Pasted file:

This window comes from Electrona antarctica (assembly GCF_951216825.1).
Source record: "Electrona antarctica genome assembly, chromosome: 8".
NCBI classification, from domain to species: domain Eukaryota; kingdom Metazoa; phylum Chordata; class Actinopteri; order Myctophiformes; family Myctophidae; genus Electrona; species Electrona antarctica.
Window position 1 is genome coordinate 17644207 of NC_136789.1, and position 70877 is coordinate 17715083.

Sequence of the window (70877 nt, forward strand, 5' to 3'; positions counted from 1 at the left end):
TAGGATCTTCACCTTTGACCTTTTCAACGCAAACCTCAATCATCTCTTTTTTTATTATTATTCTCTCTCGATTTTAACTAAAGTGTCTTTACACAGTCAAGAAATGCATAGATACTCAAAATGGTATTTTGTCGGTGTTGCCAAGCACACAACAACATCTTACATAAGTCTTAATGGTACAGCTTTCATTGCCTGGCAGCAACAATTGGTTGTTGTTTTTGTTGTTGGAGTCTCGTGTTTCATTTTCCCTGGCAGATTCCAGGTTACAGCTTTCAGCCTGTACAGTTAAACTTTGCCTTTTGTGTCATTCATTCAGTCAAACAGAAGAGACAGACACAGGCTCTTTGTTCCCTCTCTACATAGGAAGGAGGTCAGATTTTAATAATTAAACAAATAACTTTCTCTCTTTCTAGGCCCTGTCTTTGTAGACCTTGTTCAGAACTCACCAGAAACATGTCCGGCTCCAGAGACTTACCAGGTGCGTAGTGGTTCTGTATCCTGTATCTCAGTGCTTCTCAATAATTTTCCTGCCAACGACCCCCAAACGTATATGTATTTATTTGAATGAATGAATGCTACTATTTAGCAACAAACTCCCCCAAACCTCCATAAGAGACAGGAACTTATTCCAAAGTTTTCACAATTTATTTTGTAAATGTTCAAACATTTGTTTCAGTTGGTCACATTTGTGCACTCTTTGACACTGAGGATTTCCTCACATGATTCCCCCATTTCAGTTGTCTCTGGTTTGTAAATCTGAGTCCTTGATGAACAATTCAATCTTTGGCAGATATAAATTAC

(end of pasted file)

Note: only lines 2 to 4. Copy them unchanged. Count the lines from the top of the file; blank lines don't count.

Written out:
Source record: "Electrona antarctica genome assembly, chromosome: 8".
NCBI classification, from domain to species: domain Eukaryota; kingdom Metazoa; phylum Chordata; class Actinopteri; order Myctophiformes; family Myctophidae; genus Electrona; species Electrona antarctica.
Window position 1 is genome coordinate 17644207 of NC_136789.1, and position 70877 is coordinate 17715083.